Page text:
What I ended up with was a mashup of the two most common versions of the crinkle/crackle recipes that I could find. Some use vegetable oil and cocoa powder, while others use butter and melted chocolate. I went with the vegetable oil version – which gives a moister center to the cookie – and a mix of cocoa powder and melted chocolate, to give it both a dark chocolate color and the boldest chocolate taste. I also used almond milk for more depth of flavor, but you could use plain old cows milk with no problem. Or try one of the variations suggested below. I cut back the eggs from 4 to 2, aiming for a fudgey texture rather than cakey. Finally, I used a tip recommended in the Martha recipe (of course) for rolling the dough in granulated sugar before the powdered sugar, which allows the powdered sugar to coat the cookie more easily.
What I didn’t tell my cookie tasters was that I used white whole wheat flour (1 cup) instead of all purpose flour. You would never know the difference! But the recipe below lists all purpose, since I don’t want to scare anyone off.
Chocolate Crinkle Cookies
Variations: these cookies work well with almost any variation. Using butter instead of oil will give you a flatter and richer tasting cookie. Or use half peanut butter and half butter for a Chocolate Peanut Butter Crinkle. Alternatively, replace part or all of the milk with another liquid such as prepared chai tea or espresso, or a liqueur such as Baileys, Kahlua, etc. Or, for the simplest change, swap out the vanilla extract for mint, almond, rum, cherry or the extract of your choice. Just make sure to use a good quality chocolate, because the flavor will definitely shine through.
- 8 ounces bittersweet chocolate, melted and cooled (I used Callebaut semisweet)
- 1 1/4 cups all-purpose flour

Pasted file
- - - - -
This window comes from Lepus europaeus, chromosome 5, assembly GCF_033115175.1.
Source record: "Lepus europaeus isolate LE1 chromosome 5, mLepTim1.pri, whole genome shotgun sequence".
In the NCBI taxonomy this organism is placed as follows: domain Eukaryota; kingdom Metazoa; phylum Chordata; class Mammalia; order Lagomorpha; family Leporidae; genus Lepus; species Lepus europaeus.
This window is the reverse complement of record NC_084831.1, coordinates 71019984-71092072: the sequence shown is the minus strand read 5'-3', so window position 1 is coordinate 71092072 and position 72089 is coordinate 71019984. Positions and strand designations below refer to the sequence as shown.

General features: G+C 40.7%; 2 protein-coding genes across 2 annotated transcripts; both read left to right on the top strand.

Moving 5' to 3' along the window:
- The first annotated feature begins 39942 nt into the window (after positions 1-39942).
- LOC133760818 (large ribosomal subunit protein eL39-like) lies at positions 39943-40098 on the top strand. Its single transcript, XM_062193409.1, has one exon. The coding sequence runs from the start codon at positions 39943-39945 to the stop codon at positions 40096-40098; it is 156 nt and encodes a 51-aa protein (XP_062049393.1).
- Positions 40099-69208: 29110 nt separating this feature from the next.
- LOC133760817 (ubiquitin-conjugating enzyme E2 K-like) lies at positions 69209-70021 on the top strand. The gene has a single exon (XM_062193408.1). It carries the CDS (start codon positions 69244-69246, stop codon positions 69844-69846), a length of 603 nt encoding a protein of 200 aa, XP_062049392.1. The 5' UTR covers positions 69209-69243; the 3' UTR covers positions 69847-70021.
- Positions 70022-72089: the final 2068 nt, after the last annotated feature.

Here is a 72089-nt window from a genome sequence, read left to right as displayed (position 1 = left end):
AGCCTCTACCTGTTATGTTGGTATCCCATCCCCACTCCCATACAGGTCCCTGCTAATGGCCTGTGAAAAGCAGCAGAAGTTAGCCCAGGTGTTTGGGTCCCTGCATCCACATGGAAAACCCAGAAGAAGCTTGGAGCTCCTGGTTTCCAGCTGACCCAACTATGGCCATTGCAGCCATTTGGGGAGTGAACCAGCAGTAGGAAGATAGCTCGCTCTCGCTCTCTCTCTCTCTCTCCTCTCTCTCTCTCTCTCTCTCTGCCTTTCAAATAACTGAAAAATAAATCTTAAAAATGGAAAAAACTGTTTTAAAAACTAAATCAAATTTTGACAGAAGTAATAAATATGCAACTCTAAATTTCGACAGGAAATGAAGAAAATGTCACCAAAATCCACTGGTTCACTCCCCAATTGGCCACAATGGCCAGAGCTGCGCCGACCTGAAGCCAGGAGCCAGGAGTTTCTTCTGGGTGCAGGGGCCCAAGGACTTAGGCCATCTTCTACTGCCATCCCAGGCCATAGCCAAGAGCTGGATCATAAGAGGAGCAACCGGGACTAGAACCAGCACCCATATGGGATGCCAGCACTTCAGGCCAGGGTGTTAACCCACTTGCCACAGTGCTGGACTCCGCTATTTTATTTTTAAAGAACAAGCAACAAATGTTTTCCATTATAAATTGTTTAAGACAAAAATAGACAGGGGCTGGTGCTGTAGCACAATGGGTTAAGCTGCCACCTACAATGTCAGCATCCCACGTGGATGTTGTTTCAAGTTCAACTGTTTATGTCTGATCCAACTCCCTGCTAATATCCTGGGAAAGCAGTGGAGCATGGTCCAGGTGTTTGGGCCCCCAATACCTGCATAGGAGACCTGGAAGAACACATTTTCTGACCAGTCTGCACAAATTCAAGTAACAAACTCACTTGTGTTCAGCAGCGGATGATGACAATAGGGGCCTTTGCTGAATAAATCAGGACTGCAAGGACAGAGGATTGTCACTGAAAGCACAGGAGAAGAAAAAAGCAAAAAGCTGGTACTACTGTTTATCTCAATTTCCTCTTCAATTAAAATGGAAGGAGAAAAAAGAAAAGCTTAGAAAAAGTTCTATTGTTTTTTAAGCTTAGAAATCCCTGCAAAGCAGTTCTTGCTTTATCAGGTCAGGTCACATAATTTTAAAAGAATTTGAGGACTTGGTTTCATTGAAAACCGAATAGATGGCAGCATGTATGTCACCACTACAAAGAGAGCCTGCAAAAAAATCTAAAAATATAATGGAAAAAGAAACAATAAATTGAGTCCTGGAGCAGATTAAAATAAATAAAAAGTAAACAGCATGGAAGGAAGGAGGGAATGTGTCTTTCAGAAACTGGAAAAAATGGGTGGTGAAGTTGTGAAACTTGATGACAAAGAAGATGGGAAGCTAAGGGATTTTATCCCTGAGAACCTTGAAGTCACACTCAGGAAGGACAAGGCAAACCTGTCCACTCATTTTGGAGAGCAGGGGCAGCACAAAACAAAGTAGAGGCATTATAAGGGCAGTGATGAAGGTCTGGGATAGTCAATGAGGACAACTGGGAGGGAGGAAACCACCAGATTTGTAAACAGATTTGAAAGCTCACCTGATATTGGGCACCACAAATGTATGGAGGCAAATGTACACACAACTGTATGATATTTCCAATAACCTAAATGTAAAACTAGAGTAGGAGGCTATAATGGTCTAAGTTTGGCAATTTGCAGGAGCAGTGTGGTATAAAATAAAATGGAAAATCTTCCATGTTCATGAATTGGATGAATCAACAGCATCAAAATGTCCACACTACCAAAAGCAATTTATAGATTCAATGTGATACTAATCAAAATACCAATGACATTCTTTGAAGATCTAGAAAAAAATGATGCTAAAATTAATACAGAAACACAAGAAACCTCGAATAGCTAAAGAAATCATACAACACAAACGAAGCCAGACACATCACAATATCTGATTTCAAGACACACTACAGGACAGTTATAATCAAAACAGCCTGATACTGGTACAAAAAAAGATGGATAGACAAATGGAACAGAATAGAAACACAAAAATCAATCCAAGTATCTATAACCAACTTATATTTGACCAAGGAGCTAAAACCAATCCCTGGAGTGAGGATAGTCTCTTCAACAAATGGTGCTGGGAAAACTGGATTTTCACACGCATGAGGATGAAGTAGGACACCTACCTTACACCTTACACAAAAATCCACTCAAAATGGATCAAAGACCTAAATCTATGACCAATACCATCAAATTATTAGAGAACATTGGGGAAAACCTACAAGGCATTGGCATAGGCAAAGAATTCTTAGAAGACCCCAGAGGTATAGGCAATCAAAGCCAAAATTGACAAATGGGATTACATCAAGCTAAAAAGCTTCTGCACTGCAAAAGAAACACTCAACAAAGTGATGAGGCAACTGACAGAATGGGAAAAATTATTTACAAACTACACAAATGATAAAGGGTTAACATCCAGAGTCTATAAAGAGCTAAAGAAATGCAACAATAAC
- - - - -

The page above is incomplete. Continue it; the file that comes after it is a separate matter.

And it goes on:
- 1/2 cup unsweetened Dutch process cocoa powder
- 2 teaspoons baking powder
- 1/4 teaspoon salt
- 1/2 cup vegetable oil
- 1 1/2 cups light-brown sugar, firmly packed
- 2 large eggs
- 1 teaspoon pure vanilla extract
- 1/3 cup milk (I used almond milk)
- 1 cup granulated sugar (for rolling)
- 1 cup confectioners’ sugar (for rolling)
In a bowl, mix together flour, cocoa powder, baking powder, and salt. Stir to combine. In a mixing bowl, blend together vegetable oil and brown sugar until combined. (If using butter, cream the butter and sugar until light and fluffy). Add eggs and vanilla, mixing well. Blend in the melted and cooled chocolate. Alternately add the flour mixture and the milk, about 1/3 at a time, mixing just to combine. Press the dough into a ball at the bottom of the mixer bowl (or transfer to another container) and press plastic wrap firmly onto the surface. Refrigerate at least two hours or overnight.
To bake cookies, preheat oven to 350 degrees. Line your cookie sheets with parchment or a silpat mat. Pour your granulated sugar and powdered sugar into separate shallow bowls next to the cookie sheets. Use an ice cream scoop to portion out balls of the dough, setting them to the side until you’ve portioned all the dough. Quickly roll each piece of dough between your palms to smooth it out. One by one, roll the dough balls in the granulated sugar and then in the powdered sugar, coating thickly. Place on cookie sheet, spacing five inches apart. Bake 14 to 16 minutes (less for smaller cookies), just until set. Cool 10 minutes before removing from cookie sheet. Store in an airtight container three days or in the freezer for three months. Makes 18 to 20 large cookies, depending on your scoop size.